Archives 1949-1950

4th year of the school’s existence

On Monday, October 21, 1946, a new American high school opened. It was one of six high schools that opened in the fall of 1946, not in the United States, but in Erlangen, Germany, a small town approximately 15.5 miles north of Nürnberg, one of Germany’s most historic cities. This school was named Erlangen American High School.

On Monday, September 6, 1947, this American high school opened its doors as Nürnberg (American) High School, in a new location, 19 Tannenstrasse in Fürth, a town approximately 6.5 miles from the Nürnberg Hauptbahnhof.

In the fall of 1949, NHS began its third year in the building at 19 Tannenstrasse and its fourth year as an Army dependent school.

The doors of NHS were to remain open for 49 years until the school closed in 1995. In that year thousands of Nürnberg High School alumni had to face the fact that their school was gone. But it lived on in their memory, and these alumni have bonded together to preserve their high school friendships and their memories through the Nürnberg Alumni Association.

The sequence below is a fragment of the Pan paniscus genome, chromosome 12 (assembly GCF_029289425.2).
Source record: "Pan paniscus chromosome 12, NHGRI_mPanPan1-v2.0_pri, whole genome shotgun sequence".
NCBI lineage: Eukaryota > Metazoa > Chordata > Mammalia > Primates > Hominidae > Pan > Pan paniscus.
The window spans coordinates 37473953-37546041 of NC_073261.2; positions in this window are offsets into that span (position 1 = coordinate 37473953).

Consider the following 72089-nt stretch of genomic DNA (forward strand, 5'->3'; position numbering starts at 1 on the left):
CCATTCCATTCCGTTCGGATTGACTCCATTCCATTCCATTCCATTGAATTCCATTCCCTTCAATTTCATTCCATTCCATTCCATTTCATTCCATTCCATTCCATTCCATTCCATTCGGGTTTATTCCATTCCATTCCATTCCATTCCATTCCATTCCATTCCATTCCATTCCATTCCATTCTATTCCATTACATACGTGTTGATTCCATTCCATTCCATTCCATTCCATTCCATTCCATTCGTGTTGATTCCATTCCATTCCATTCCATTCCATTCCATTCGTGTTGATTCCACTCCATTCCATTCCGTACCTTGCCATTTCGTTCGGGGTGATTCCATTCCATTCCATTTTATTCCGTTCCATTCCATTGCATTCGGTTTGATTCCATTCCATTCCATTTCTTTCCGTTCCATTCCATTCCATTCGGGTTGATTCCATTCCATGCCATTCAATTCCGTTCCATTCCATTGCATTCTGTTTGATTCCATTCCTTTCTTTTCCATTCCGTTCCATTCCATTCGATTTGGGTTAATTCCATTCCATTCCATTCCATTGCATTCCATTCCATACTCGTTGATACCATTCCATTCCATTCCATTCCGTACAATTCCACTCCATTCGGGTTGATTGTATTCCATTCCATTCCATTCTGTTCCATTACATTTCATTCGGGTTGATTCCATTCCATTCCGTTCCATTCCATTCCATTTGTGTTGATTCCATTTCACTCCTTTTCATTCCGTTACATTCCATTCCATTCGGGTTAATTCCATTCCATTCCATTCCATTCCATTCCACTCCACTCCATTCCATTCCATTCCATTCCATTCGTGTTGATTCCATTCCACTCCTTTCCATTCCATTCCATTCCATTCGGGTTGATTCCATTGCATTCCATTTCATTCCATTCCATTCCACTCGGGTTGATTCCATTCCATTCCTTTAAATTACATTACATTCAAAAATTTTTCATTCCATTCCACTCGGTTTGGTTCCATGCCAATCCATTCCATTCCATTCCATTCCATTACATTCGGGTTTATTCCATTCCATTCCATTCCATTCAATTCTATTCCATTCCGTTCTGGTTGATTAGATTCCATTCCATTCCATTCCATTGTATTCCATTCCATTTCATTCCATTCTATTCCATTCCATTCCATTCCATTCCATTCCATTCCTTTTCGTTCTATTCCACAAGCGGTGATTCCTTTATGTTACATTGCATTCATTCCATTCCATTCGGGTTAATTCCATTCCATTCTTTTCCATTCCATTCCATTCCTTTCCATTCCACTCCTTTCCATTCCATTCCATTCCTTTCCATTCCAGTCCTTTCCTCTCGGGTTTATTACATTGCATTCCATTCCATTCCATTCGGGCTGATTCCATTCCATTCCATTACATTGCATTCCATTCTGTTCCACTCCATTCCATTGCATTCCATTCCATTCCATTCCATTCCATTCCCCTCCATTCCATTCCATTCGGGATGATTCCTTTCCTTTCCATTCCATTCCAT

This electronic archive of the 1949-50 school year is an attempt to preserve the history and memories of the fourth year. In the files that you can link to from this page, you can read how these students adjusted to attending a small American high school tucked away in a corner of Fürth, Germany, while the West Germans continued to dig out of the rubble of their destroyed cities. As the school year was ending, in far away Korea the Korean War was beginning.

Here you can see the students engaged in the typical activities of high schools in the States. Their school newspaper is now in its fourth year. Their yearbook is once again combined with those of six other American dependent schools in Germany. With only around 120 students in grades 9-12, they play in and win the championship of a three-school 6-man football league. Competing against all of the dependent schools in basketball, NHS finishes second in the season-ending tournament. Extra-curricular activities are pretty much limited to school dances, of which there are many. The dorm students present a musical comedy, “Step Lively.” The high school curriculum compares favorably with those in the United States. The study of German continues to be a very popular elective class, though neither the school newspaper nor the yearbook report any interaction with the native populace.

If you find anything here that you believe to be historically inaccurate or know of something that can be added to these files, please contact me.

Bob McQuitty, NAA historian/archivist